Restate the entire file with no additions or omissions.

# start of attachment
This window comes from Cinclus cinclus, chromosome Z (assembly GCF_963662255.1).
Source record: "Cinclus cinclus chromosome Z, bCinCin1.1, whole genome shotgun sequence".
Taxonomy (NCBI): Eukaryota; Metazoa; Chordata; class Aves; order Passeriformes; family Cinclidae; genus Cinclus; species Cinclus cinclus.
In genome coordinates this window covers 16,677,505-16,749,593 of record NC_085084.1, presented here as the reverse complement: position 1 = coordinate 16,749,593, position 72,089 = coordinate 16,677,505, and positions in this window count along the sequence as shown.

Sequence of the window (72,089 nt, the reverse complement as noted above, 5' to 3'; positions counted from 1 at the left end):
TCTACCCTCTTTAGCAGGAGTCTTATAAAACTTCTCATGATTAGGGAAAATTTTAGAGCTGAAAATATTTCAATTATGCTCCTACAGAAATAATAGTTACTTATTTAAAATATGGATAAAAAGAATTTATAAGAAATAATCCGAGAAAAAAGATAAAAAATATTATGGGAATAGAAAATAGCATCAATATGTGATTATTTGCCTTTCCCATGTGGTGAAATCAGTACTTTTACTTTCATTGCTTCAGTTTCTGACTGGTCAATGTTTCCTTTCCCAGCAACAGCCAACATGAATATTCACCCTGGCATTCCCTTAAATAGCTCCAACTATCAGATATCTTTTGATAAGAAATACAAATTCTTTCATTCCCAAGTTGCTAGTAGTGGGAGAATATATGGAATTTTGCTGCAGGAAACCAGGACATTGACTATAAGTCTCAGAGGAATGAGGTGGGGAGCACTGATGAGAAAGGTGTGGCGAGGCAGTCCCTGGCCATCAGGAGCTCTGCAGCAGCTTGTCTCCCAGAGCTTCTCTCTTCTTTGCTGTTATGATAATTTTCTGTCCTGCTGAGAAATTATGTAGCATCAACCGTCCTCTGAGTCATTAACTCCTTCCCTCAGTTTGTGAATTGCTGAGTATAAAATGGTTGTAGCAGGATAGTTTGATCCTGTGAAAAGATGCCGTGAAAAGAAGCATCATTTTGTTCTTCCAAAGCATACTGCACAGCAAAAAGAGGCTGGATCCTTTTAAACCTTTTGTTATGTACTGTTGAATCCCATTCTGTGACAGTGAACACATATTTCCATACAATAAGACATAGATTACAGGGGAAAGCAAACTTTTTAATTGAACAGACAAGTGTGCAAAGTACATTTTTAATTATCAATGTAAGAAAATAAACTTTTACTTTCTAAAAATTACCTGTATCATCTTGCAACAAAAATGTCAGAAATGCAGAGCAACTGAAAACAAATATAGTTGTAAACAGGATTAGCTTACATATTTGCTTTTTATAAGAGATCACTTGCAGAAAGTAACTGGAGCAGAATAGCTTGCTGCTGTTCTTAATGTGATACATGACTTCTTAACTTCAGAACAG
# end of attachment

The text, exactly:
This window comes from Cinclus cinclus, chromosome Z (assembly GCF_963662255.1).
Source record: "Cinclus cinclus chromosome Z, bCinCin1.1, whole genome shotgun sequence".
Taxonomy (NCBI): Eukaryota; Metazoa; Chordata; class Aves; order Passeriformes; family Cinclidae; genus Cinclus; species Cinclus cinclus.
In genome coordinates this window covers 16,677,505-16,749,593 of record NC_085084.1, presented here as the reverse complement: position 1 = coordinate 16,749,593, position 72,089 = coordinate 16,677,505, and positions in this window count along the sequence as shown.

Sequence of the window (72,089 nt, the reverse complement as noted above, 5' to 3'; positions counted from 1 at the left end):
TCTACCCTCTTTAGCAGGAGTCTTATAAAACTTCTCATGATTAGGGAAAATTTTAGAGCTGAAAATATTTCAATTATGCTCCTACAGAAATAATAGTTACTTATTTAAAATATGGATAAAAAGAATTTATAAGAAATAATCCGAGAAAAAAGATAAAAAATATTATGGGAATAGAAAATAGCATCAATATGTGATTATTTGCCTTTCCCATGTGGTGAAATCAGTACTTTTACTTTCATTGCTTCAGTTTCTGACTGGTCAATGTTTCCTTTCCCAGCAACAGCCAACATGAATATTCACCCTGGCATTCCCTTAAATAGCTCCAACTATCAGATATCTTTTGATAAGAAATACAAATTCTTTCATTCCCAAGTTGCTAGTAGTGGGAGAATATATGGAATTTTGCTGCAGGAAACCAGGACATTGACTATAAGTCTCAGAGGAATGAGGTGGGGAGCACTGATGAGAAAGGTGTGGCGAGGCAGTCCCTGGCCATCAGGAGCTCTGCAGCAGCTTGTCTCCCAGAGCTTCTCTCTTCTTTGCTGTTATGATAATTTTCTGTCCTGCTGAGAAATTATGTAGCATCAACCGTCCTCTGAGTCATTAACTCCTTCCCTCAGTTTGTGAATTGCTGAGTATAAAATGGTTGTAGCAGGATAGTTTGATCCTGTGAAAAGATGCCGTGAAAAGAAGCATCATTTTGTTCTTCCAAAGCATACTGCACAGCAAAAAGAGGCTGGATCCTTTTAAACCTTTTGTTATGTACTGTTGAATCCCATTCTGTGACAGTGAACACATATTTCCATACAATAAGACATAGATTACAGGGGAAAGCAAACTTTTTAATTGAACAGACAAGTGTGCAAAGTACATTTTTAATTATCAATGTAAGAAAATAAACTTTTACTTTCTAAAAATTACCTGTATCATCTTGCAACAAAAATGTCAGAAATGCAGAGCAACTGAAAACAAATATAGTTGTAAACAGGATTAGCTTACATATTTGCTTTTTATAAGAGATCACTTGCAGAAAGTAACTGGAGCAGAATAGCTTGCTGCTGTTCTTAATGTGATACATGACTTCTTAACTTCAGAACAG